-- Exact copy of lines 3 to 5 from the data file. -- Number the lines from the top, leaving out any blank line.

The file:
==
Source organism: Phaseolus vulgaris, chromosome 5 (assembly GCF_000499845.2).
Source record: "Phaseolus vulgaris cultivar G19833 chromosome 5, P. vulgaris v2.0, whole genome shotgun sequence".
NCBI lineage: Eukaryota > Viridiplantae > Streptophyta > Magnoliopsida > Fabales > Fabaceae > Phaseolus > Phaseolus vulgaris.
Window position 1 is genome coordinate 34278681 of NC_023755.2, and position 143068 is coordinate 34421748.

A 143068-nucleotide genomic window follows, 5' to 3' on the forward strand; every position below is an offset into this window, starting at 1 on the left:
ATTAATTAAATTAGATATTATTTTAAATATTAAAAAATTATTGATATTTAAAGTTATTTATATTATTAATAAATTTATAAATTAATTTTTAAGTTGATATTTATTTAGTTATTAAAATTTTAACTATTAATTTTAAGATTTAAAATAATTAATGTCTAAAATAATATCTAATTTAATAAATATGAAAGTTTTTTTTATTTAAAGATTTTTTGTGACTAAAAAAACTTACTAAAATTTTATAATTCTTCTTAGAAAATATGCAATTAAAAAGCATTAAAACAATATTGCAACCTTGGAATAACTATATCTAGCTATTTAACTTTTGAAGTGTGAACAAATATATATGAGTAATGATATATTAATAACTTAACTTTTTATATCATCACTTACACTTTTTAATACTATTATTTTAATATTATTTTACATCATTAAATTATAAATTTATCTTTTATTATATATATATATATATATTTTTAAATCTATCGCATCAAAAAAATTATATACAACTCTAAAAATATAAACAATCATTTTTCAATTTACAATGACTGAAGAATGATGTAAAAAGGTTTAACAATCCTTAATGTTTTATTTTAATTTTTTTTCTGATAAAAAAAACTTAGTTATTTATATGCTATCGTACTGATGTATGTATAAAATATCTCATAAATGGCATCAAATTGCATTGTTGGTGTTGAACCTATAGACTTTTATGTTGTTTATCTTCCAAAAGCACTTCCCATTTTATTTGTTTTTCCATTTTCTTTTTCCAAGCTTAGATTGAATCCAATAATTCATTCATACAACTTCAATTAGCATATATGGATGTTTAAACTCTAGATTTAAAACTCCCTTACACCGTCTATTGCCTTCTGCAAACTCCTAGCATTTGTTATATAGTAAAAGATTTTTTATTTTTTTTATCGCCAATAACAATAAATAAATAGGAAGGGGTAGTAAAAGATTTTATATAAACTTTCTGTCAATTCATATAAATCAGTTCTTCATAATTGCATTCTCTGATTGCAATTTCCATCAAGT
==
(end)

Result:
NCBI lineage: Eukaryota > Viridiplantae > Streptophyta > Magnoliopsida > Fabales > Fabaceae > Phaseolus > Phaseolus vulgaris.
Window position 1 is genome coordinate 34278681 of NC_023755.2, and position 143068 is coordinate 34421748.

A 143068-nucleotide genomic window follows, 5' to 3' on the forward strand; every position below is an offset into this window, starting at 1 on the left: